Address: Robert et Louise, 64 Rue Vieille du Temple, 75003 Paris, France
3. The Passages of Paris
If you’re looking for untouristy and more hidden things to do in Paris, then head to the passages. The city has numerous covered malls dating from the 18th and 19th centuries, known as passages.
These days they house interesting shops and restaurants. One of our favourites is Galerie Vivienne, built in 1823 with mosaic floors and some great shops including Jean-Paul Gaultier.
Nearby you can find the Passage du Grand Cerf in rue Saint Denis near the Chatelet les Halles shopping area. It was built in 1825 and is almost 12 metres tall, with an impressive glass roof. The Passage des Panoramas is the oldest covered passage in Paris and can be found in the 2nd arrondissement at 11 Bd Montmartre.
The Galerie Vero-Dodat dates from 1826 and was one of the first passages to get gas lighting, in 1830. This shopping arcade houses two Christian Louboutin stores and the “By Terry” renowned make-up range.
A very cool option for a drink before or after dinner is Andy Wahloo on rue des Gravilliers. There’s a hidden Paris courtyard with Moroccan inspired decor.
It comes as no surprise that it’s owned by the Mazouz brothers who are behind Sketch and Momo in London.
A great place for dinner is Le Grand Colbert, which film buffs will recognize from the film “Something’s Gotta Give” with Jack Nicholson and Diane Keaton. It’s a classic Parisian bistro serving up simple dishes like the roast chicken that Diane Keaton had in the film.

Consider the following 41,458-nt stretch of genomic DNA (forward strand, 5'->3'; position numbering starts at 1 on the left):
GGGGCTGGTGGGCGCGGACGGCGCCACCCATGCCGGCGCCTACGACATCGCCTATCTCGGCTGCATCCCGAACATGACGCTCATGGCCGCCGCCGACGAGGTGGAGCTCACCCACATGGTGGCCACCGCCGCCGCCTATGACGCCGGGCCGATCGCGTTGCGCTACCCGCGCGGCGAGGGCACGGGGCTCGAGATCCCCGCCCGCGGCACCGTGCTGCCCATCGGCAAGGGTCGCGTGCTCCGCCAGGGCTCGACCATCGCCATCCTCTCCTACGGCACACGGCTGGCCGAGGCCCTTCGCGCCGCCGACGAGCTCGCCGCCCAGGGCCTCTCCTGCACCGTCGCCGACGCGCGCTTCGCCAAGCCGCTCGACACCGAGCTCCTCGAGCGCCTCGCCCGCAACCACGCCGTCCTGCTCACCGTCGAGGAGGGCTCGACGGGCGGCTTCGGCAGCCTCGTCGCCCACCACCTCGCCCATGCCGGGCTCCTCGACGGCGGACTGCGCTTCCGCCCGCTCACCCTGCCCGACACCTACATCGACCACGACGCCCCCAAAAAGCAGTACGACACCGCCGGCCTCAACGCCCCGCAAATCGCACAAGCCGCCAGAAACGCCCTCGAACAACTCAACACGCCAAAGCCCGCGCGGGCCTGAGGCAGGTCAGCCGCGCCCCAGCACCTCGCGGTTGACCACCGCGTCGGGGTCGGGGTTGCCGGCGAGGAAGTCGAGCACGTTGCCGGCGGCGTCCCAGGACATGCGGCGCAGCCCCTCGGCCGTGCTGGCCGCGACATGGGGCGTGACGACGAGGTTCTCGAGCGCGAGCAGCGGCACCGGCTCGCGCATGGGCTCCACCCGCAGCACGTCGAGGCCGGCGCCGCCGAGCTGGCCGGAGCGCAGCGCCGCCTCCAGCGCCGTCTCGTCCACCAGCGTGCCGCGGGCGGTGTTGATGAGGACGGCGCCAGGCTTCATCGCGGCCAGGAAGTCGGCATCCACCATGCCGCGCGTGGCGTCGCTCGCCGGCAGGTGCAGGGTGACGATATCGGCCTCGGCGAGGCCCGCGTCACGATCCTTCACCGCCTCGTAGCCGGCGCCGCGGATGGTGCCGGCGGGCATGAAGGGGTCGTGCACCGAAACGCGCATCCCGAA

The building itself dates from 1825 and became a restaurant in 1900. It’s listed as a historical monument and has an impressive dining room with a mosaic floor as well as sculpted pillars in a Pompeian style.
Address: Le Grand Colbert, 2 Rue Vivienne, 75002 Paris, France
4. Promenade Plantee
One of our favourite secret things to do in Paris, this raised park was built on a disused viaduct and soars above the streets. The walk starts behind Bastille opera house, passes above avenue Daumesnil to the Jardin de Reuilly and finishes at Porte Dorée near the Bois de Vincennes.
Also known as the Coulée Verte René-Dumont, quite a few Parisians don’t know of its existence. It’s a pleasant 4.7 kilometer scenic walk, which was completed in 1993. This Parisian walkway was the inspiration behind the Highline in New York.
The park is planted with many rosebushes, trees and climbing plants. You get a great view over the surrounding buildings like this Postmodernist masterpiece.
Although this looks like an Art Deco era building, it was completed in 1991. Designed by Spanish architect Manolo Nuñez-Yanowsky, it houses a police station.
Below the viaduct, there’s a good selection of design shops and some good brunch spots like Brasserie L’Arrosoir on Avenue Daumesnil.